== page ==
Ginger Scallion Lobster Baos

Ginger Scallion Lobster Baos

Ginger Scallion Lobster Baos

The classic New England lobster roll gets a striking new vibe with this Asian-inspired version: a soft, scallion-topped steamed bao (hua juan) filled with ginger, garlic, and sesame-scented lobster meat. Bursting with both flavor and color, these slider-sized sandwiches are sure to please any crowd. Blogger Joy Huang, who shares this recipe with us, says, “You can make and eat hua juan year-round, but as a New Englander, I can only recommend that lobster be eaten in the summer months when you can drive to a lobster pound and buy lobsters straight from the fishermen.” 

Prep
1 hr
Bake
13 mins
Total
4 hrs
Yield
12 sandwiches
Ginger Scallion Lobster Baos - select to zoom
Ginger Scallion Lobster Baos - select to zoom
Ginger Scallion Lobster Baos - select to zoom
Ginger Scallion Lobster Baos - select to zoom
Ginger Scallion Lobster Baos - select to zoom
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Instructions

  1. To make the dough: In a medium bowl, combine all the dough ingredients and knead — by hand or with a mixer — to make a soft, elastic dough. 

  2. Place the dough in a lightly greased bowl, cover, and let it rise for 60 to 90 minutes, until it's nearly doubled in bulk.  

  3. To make the glaze: While the dough is rising, stir together the glaze ingredients. Set aside.  

  4. To shape the buns: Gently deflate the dough and divide it into 12 pieces (about 58g each). Cut out twelve 4” squares of parchment and set aside. 

  5. Roll each piece of dough into a long oval (about 8” long x 3” wide). 

  6. Working with one piece of dough at a time, lightly brush the oval with the glaze and use a bench knife or pizza cutter to cut four or five strips the length of the oval, keeping one end intact to make shaping easier.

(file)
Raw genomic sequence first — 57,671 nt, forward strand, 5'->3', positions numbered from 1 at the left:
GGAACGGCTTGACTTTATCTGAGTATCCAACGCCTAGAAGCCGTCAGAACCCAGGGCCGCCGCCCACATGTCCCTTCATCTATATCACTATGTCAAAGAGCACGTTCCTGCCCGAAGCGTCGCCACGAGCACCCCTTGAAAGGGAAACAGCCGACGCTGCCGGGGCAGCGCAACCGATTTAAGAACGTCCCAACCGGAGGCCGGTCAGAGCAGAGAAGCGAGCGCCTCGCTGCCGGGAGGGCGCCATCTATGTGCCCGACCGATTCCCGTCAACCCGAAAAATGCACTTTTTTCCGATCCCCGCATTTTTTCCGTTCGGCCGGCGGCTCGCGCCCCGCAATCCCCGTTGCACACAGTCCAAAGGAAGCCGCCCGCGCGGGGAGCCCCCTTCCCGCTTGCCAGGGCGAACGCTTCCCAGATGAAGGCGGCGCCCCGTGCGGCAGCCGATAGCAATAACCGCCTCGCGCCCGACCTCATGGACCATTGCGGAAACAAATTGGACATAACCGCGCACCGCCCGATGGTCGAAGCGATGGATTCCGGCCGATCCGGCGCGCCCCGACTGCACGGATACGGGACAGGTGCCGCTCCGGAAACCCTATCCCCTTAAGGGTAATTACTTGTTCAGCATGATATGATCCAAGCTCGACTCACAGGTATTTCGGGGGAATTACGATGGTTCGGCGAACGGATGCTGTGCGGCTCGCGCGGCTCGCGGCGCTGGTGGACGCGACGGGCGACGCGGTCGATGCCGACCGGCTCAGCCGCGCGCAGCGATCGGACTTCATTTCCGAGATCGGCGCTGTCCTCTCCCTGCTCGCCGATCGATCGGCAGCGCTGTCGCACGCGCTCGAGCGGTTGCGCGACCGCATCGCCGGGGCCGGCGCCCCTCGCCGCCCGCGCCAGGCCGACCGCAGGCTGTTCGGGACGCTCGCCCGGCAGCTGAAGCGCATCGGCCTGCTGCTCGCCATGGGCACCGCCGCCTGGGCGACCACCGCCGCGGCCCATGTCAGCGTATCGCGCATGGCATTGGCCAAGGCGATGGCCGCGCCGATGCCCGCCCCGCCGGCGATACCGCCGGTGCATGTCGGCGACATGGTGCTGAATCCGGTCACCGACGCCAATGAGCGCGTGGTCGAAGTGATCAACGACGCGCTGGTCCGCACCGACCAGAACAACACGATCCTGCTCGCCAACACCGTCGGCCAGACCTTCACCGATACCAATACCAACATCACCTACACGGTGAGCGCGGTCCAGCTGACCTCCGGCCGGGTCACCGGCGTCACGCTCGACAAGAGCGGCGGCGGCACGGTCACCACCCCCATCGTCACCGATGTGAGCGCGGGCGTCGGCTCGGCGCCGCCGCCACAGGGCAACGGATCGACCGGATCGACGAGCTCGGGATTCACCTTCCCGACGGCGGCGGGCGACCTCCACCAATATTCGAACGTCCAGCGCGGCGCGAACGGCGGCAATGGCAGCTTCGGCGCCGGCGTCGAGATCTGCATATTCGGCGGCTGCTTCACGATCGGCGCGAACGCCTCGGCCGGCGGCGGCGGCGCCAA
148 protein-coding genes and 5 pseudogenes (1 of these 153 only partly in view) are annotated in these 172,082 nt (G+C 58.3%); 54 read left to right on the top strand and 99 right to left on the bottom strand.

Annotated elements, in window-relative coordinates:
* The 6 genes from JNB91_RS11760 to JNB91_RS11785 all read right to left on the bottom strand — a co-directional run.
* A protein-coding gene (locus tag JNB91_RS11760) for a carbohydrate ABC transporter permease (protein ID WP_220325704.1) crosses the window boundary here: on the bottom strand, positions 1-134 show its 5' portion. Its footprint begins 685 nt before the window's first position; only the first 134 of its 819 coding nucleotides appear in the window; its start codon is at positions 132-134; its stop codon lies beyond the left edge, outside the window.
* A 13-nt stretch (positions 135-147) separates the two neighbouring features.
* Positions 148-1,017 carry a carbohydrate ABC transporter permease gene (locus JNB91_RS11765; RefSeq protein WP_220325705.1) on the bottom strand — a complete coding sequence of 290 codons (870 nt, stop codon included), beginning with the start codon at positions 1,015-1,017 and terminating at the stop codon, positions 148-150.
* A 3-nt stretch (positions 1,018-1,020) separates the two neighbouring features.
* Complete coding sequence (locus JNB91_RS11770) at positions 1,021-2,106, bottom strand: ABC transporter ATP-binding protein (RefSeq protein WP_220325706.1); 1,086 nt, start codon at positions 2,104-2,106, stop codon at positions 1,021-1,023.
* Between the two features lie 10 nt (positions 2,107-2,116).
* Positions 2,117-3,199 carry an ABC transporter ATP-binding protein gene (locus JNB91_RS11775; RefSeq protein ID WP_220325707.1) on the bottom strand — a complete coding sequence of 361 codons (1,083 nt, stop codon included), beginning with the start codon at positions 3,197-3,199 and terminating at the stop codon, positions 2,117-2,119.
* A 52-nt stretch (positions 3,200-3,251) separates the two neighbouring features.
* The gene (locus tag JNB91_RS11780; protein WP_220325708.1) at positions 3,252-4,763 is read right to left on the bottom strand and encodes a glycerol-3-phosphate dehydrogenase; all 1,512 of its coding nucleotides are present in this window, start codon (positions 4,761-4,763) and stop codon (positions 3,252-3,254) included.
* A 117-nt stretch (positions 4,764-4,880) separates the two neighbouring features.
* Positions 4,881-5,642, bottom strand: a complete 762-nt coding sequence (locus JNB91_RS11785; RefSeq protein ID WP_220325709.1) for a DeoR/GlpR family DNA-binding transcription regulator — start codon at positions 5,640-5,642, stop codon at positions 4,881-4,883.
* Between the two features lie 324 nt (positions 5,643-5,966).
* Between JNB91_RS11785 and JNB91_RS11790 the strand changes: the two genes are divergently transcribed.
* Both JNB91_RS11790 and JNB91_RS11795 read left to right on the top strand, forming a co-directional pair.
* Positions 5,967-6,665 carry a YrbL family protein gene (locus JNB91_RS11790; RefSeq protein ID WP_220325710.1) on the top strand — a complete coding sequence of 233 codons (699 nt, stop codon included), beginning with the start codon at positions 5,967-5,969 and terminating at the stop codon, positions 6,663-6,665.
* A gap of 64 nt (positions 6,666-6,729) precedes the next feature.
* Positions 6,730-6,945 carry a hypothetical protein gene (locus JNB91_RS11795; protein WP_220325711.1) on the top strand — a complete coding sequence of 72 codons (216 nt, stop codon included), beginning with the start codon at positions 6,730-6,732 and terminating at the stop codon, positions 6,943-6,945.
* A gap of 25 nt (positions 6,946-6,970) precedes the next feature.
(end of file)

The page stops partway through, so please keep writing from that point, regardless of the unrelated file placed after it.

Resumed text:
7. Pick up the oval that’s been cut into strips and start twisting each end in opposite directions, like you were wringing a towel. 

  8. Continue to gently twist the dough so it forms a rope and then starts to twist in upon itself. Tuck the ends of the rope underneath and place the shaped bun on a parchment square. The ends don’t always want to stay tucked under, so it will take some practice to get uniform round buns.  

    Ginger Scallion Lobster Baos – Step 8
  9. Repeat with the remaining pieces of dough. Once all 12 buns have been shaped, cover and let them rise in a warm spot until puffy, about 40 to 60 minutes.  

  10. While the buns are rising, set up your steamer. You can use multiple bamboo steaming trays, or a stock pot with pasta and steaming inserts. 

  11. Bring your pot of water to a boil with the steamers or inserts in place. 

  12. Place the buns, on their parchment, in a single layer in the steamers. 

  13. Steam the buns for 13 minutes, then remove from the heat. Leave the lid on for another 5 minutes before removing (this will help prevent the buns from collapsing). 

  14. If not using immediately, cool the buns, transfer to a freezer bag, and freeze. To reheat, wrap with plastic wrap or put in a fold-and-close sandwich bag and microwave for 45 seconds. 

  15. To make the lobster filling: Remove the meat from the claws, knuckles, and tail of the lobsters. 

  16. Chop or tear the meat into small pieces and mix with the remaining filling ingredients. 

  17. To assemble: Slice the steamed buns in half, leaving one side attached. Fill the buns with the lobster salad and serve immediately. 

  18. Storage information: Any leftover baos should be cooled completely and then stored, well wrapped, before being frozen. To reheat, wrap with microwave-safe plastic or a wet paper towel and heat in the microwave for about 45 seconds.  

Tips from our Bakers

  • While not strictly traditional, baking powder makes these buns nicely light and fluffy.